The federal government along with many state and local governments, has gained painful, firsthand knowledge about how major disasters, such as Katrina or Sandy, can envelop and cripple American cities. Disasters carve in stark relief the characteristics of urban areas that help them endure crisis or rebound quickly from disaster. They serve as a type of x-ray film illuminating a city’s “broken bones” — the systems critical to its thriving, but which are missing or mired in dysfunction. Governments at all levels now face the daunting challenges of rebuilding and adapting cities to ensure that they are stronger than before.
A common, fundamental question being asked is: How do we develop flexible communities that can withstand disaster but also adapt to the myriad challenges posed by natural hazards, economic crises, dramatic population shifts, and climate change?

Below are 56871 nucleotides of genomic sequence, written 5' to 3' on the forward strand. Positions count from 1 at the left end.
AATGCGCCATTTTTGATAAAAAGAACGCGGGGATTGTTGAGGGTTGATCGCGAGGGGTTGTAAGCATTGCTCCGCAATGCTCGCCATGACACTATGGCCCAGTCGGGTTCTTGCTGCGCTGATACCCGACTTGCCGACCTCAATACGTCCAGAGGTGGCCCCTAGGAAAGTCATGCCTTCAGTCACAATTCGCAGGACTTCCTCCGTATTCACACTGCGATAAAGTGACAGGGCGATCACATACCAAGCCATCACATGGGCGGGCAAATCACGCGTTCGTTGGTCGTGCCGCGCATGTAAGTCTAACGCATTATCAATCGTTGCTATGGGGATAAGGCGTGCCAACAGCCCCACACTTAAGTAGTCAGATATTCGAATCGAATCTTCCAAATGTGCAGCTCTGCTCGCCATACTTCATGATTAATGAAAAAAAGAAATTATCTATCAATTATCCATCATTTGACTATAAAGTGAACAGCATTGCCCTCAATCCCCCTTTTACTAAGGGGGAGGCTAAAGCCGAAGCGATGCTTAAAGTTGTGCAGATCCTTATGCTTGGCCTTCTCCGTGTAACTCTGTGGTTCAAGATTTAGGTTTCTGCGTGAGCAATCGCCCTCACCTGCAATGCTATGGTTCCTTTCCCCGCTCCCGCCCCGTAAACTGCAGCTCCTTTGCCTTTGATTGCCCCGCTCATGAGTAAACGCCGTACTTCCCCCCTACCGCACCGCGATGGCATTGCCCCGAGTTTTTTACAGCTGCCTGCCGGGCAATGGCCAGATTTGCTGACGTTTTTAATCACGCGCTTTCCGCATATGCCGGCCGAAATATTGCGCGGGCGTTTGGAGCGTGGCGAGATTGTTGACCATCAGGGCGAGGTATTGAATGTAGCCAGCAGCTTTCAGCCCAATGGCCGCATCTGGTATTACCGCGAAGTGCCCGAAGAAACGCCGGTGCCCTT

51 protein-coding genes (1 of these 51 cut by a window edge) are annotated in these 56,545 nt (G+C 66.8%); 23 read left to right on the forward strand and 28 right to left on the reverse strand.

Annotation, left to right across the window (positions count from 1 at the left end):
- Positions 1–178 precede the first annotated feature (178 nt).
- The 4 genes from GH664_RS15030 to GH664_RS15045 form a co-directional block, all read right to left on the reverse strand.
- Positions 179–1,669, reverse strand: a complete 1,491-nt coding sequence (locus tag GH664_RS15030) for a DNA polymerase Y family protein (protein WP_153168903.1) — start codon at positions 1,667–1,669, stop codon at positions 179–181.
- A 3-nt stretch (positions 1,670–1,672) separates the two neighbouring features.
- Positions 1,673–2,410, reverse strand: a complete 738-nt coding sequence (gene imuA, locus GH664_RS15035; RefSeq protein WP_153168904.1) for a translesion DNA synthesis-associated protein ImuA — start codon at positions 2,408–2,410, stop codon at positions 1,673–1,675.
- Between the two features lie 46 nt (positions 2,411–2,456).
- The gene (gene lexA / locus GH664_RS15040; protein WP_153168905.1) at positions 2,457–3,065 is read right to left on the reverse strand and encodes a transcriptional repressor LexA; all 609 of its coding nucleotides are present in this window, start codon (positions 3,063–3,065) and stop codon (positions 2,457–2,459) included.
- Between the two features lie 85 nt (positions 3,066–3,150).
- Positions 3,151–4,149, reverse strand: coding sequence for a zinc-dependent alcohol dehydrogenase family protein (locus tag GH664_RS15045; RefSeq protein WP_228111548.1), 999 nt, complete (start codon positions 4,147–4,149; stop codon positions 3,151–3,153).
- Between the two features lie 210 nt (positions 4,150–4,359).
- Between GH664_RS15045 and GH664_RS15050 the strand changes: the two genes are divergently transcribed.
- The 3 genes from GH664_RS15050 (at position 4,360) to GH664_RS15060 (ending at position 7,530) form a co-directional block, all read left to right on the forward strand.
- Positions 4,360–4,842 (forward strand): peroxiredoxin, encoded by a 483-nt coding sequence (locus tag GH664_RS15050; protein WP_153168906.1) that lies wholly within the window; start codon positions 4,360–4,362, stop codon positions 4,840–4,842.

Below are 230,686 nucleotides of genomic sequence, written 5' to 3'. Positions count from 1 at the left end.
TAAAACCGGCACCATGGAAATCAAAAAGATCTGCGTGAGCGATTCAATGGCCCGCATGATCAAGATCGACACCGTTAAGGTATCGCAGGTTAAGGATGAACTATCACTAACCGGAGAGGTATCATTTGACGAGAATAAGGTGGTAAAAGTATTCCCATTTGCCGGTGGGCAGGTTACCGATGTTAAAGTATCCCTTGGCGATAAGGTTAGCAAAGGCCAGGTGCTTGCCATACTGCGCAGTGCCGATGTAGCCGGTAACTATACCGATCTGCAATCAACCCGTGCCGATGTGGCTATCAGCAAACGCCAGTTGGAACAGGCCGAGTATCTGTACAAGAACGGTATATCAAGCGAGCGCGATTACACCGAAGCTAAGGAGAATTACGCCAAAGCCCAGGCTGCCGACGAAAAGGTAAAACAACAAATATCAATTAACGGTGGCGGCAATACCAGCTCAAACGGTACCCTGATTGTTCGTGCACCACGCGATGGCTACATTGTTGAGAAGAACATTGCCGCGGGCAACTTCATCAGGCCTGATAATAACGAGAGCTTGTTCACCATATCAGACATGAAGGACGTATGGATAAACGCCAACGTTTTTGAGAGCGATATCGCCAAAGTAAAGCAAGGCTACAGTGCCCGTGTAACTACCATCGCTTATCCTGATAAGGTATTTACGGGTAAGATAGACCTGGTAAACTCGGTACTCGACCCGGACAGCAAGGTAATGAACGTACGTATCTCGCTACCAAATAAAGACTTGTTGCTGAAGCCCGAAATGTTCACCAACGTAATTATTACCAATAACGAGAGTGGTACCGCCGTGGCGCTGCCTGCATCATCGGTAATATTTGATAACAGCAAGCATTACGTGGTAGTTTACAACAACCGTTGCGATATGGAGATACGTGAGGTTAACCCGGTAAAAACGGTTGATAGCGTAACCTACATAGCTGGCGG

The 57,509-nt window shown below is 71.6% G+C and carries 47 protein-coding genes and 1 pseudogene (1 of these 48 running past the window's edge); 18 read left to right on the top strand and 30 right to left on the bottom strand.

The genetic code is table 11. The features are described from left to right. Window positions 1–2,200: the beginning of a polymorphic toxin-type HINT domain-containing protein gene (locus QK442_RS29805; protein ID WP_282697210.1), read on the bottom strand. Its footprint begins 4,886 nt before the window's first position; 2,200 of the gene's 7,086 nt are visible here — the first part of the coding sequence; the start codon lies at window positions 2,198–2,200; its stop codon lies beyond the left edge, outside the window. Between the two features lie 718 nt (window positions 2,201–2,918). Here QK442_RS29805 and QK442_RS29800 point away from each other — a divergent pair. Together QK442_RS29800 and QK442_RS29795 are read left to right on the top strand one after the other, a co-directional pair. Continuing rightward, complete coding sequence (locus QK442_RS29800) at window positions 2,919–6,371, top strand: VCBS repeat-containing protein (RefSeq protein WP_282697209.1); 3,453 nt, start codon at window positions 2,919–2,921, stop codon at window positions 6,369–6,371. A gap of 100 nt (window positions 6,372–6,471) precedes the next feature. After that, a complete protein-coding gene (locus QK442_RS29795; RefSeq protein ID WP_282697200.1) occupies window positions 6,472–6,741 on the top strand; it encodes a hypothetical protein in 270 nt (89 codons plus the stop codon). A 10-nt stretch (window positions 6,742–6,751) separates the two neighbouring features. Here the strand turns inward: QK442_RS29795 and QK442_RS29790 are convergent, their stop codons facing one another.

We suggest that governments develop a City Resilience Index to measure cities’ comparative resiliency. This policy tool would employ quantitative metrics that provide critical data to governments, allowing them to identify current problems, track progress, and create more refined incentives for cities to incorporate specific programs and policies into their current and future planning. It would also provide vital, comparative data for the formulation of targeted responses to catastrophic disasters. In this article, we examine two important components of virtually every city: (1) housing and (2) historic resources. We then identify factors that are critical to evaluating resilience in these areas and suggest how these factors might be measured in a City Resilience Index.